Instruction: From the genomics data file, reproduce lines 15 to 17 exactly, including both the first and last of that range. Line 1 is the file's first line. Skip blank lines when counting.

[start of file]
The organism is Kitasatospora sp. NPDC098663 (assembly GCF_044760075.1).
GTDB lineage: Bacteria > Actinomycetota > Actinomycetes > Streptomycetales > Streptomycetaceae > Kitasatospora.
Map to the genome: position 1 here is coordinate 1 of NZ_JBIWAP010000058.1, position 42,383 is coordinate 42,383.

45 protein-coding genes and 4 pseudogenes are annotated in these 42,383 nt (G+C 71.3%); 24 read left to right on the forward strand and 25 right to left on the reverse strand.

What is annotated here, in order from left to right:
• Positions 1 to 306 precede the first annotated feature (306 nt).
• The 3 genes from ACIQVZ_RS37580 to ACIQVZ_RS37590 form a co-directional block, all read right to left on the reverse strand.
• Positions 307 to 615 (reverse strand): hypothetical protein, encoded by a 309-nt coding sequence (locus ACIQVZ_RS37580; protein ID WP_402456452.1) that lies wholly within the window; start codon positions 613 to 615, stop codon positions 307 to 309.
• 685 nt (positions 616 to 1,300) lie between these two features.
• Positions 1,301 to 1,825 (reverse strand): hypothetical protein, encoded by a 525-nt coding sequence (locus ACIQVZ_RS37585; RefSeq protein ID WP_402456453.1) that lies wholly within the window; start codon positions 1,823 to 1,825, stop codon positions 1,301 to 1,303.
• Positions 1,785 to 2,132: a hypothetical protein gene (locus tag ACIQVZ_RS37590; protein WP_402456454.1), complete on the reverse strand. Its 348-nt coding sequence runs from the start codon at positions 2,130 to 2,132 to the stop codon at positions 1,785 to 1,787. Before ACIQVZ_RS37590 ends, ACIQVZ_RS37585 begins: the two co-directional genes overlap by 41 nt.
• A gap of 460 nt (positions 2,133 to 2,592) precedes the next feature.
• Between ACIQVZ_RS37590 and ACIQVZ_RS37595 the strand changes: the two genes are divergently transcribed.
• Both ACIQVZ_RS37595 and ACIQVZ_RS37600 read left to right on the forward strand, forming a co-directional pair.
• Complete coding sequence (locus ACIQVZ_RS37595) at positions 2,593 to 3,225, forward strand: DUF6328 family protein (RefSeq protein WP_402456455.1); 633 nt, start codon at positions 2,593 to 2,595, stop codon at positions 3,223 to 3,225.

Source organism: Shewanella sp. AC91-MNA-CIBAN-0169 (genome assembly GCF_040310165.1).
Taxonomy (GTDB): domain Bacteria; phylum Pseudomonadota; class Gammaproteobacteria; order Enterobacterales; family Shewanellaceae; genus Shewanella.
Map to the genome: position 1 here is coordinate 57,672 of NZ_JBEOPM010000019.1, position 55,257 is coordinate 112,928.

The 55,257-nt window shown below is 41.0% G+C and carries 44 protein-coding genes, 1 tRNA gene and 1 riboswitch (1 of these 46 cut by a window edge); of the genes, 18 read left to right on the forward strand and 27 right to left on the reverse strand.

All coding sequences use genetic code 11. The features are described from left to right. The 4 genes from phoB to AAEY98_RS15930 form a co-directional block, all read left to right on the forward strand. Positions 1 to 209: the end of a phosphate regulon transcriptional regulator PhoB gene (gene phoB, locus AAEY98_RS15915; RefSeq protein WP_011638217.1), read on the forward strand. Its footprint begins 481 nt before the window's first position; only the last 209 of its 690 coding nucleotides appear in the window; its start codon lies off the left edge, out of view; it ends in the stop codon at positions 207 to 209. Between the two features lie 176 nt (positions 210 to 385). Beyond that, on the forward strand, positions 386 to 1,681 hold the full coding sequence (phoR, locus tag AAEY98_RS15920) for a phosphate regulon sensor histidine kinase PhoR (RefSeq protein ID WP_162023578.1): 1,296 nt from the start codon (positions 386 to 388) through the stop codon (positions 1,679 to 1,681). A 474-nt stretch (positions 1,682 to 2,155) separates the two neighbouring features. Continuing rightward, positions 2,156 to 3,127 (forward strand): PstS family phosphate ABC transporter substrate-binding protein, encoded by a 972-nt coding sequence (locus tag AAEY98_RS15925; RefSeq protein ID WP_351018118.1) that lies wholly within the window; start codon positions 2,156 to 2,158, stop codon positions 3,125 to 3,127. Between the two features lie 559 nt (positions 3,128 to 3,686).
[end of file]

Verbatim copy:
• Complete coding sequence (locus ACIQVZ_RS37595) at positions 2,593 to 3,225, forward strand: DUF6328 family protein (RefSeq protein WP_402456455.1); 633 nt, start codon at positions 2,593 to 2,595, stop codon at positions 3,223 to 3,225.

Source organism: Shewanella sp. AC91-MNA-CIBAN-0169 (genome assembly GCF_040310165.1).
Taxonomy (GTDB): domain Bacteria; phylum Pseudomonadota; class Gammaproteobacteria; order Enterobacterales; family Shewanellaceae; genus Shewanella.